Saturday, May 28, 2016

Clairvoyance now in Deseret Book and on Amazon!


My sweet summer tale Clairvoyance is now for sale at Deseret Book stores! It even had the honor of being listed in the Deseret Book summer catalogue that was mailed to your home.

It is also available in hardback and Kindle on Amazon.

After college graduation, Jennifer Weston takes a summer job with a small seaside village newspaper in Oregon. She hopes sea breezes and solitude will heal her heart after a bad breakup with Vince and the pain of her father taking a new bride only four months after the death of her mother. Jennifer resolves to have a no-romance summer.

Soon she is swept up in the lives of the villagers of Windridge, including a suave newspaper man, and a handsome paramedic. Through a well-meaning friend and clairvoyant, Jennifer learns that  some resolves are meant to be broken.


Bridges of the Heart is also on shelves in Deseret Book stores. 

College student, Rachel Lisenby finds life hard to cope with after her mother passes away. To add to Rachel’s confusion, her boyfriend Maxson proposes marriage on the evening of the funeral. She escapes to Utah to think and take time off from the relationship. Over the phone, she tells Maxson she is not ready for marriage, and suggests he start dating other girls. 

After returning to Arizona, Rachel finds Maxson in a relationship with Paige—her rival throughout high school. With time, Rachel convinces herself she is over him, but a strange Southern visitor named Jonathan tells her that she is meant to marry Maxson. Jonathan insists it is her responsibility to apologize to Maxson and set things straight, since she broke up with him. But Rachel refuses. Because of her stubbornness, she is whirled back in time to 1820 to learn that family ties reach into the past, as well as the future.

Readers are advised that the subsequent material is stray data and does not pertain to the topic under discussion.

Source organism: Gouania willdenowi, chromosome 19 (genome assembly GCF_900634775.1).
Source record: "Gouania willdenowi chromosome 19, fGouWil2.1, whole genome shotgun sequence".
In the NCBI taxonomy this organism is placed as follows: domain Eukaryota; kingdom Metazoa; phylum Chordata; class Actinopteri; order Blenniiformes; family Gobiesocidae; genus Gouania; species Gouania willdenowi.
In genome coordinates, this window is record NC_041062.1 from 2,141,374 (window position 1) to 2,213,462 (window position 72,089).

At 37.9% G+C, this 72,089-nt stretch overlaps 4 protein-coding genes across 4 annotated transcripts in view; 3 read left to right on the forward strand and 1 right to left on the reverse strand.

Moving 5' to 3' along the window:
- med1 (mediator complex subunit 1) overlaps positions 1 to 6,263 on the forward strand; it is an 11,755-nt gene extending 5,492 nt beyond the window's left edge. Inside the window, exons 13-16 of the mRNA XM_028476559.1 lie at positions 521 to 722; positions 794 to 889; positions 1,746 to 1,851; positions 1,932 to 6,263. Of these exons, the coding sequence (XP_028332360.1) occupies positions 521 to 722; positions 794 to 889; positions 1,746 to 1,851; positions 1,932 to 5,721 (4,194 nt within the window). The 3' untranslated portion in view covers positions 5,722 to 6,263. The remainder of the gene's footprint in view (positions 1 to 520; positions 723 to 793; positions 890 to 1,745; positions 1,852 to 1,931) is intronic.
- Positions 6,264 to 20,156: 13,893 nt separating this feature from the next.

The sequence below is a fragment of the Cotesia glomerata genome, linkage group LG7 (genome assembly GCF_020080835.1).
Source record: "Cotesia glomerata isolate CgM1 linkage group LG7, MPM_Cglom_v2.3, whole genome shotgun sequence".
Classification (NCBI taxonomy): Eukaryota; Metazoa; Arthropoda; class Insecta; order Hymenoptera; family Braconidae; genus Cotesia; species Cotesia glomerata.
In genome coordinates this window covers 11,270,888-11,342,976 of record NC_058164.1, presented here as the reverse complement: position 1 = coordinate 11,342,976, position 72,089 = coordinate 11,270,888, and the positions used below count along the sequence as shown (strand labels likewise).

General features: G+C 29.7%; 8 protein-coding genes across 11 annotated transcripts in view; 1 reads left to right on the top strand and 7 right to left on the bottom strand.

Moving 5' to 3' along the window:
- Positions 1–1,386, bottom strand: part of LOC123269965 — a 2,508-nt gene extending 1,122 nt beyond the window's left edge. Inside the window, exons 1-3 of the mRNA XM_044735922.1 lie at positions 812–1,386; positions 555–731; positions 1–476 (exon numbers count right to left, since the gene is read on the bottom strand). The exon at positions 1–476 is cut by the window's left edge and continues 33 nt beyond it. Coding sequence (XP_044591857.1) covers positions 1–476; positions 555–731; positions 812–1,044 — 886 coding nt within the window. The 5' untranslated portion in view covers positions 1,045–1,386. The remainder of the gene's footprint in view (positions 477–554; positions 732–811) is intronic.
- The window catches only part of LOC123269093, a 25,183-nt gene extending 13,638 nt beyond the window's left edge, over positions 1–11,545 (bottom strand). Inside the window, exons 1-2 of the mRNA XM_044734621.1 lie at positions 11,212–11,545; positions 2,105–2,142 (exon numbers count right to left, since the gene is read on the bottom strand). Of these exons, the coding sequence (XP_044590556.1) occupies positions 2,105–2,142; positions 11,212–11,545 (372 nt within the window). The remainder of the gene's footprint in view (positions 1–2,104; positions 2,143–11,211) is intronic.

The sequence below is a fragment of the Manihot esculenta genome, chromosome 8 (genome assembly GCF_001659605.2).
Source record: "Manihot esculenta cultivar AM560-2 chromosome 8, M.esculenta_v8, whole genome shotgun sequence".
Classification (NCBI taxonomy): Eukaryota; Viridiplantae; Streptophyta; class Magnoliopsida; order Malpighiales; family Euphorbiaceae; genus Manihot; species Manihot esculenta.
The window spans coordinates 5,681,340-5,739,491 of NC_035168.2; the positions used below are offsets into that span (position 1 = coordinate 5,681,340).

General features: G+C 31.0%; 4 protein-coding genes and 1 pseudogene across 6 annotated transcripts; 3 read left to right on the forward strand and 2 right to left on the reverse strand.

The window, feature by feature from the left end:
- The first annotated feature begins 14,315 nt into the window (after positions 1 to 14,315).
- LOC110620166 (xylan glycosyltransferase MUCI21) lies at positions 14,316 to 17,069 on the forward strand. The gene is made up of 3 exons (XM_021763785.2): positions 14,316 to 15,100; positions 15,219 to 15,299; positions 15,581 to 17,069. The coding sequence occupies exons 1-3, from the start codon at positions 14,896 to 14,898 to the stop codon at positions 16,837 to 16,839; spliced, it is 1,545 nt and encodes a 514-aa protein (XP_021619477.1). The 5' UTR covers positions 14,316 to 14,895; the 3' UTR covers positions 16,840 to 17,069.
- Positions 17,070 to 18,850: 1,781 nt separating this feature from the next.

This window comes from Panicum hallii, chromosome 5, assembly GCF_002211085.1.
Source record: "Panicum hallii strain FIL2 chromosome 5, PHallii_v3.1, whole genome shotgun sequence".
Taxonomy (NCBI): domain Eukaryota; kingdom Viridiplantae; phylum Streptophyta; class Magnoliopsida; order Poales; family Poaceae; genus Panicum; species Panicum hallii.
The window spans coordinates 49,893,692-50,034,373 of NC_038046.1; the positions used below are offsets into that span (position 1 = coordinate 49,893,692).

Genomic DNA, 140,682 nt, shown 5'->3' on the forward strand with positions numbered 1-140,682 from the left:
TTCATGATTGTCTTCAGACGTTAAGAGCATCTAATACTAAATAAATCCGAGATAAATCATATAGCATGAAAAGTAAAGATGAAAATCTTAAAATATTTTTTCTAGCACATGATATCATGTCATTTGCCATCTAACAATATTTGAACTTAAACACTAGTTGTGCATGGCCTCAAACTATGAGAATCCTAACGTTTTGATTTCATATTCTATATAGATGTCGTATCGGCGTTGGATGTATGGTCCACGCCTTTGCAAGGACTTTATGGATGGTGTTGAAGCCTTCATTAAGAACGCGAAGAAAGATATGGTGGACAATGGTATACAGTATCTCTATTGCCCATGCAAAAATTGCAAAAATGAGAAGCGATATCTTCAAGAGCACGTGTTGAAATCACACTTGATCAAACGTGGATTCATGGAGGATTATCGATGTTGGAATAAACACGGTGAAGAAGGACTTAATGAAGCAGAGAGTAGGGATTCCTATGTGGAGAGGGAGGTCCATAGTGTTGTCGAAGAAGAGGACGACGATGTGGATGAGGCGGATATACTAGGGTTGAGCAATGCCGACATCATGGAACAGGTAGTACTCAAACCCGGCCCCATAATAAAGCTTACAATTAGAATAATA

With a heart-warming, unique perspective of the early-nineteenth-century American South, Bridges of the Heart is a story about the power of love and forgiveness. 

Available at Deseret Book and on Amazon

Wednesday, May 11, 2016

Ideal High by Valerie Ipson

Don't let Ideal High's simple cover fool you. It is a powerful story of one girl’s positive influence on a Texas high school that has a huge problem with bullying.

After six of her friends are killed in a tragic fire, Taryn Young sets out to improve how students treat each other on and off campus. At first there is much resistance, many saying, “That’s the way things are”, or that demeaning others is the tradition of the school. Even administration denies that the problem exists.

Author Valerie Ipson
This intense story offers mystery, drama, and suspense. I could hardly put it down, and have thought about the story for days after finishing it.


Ideal High is well written and delivers a great message. Parents and teens alike should read it. It will make us better people and more sensitive to our fellowmen, and aware of what is happening around us--if we take its message to heart.

I give Ideal High the Most-Valuable-High-School-Novel award.

Buy Ideal High on Amazon. Visit Valerie Ipson's website.

Back of the book blurb:

There's no way I'm taking Blake's place as president of the student body. As soon as the memorial for him and six of our fires is over, I'm resigning as VP. Really.

Except people say the fire was no accident.

(I say it's way too easy to blame someone who's dead.)

When I read the writing on the wall, literally, the bathroom wall, I know what it means. To get to the truth I have to come out from under my paisley comforter.

But seriously, what stage of grief says I have to be the one to fix what's wrong at Ideal High?

Maybe I'm the one who's broken.

Saturday, February 13, 2016

Clairvoyance - Set for a Spring Release!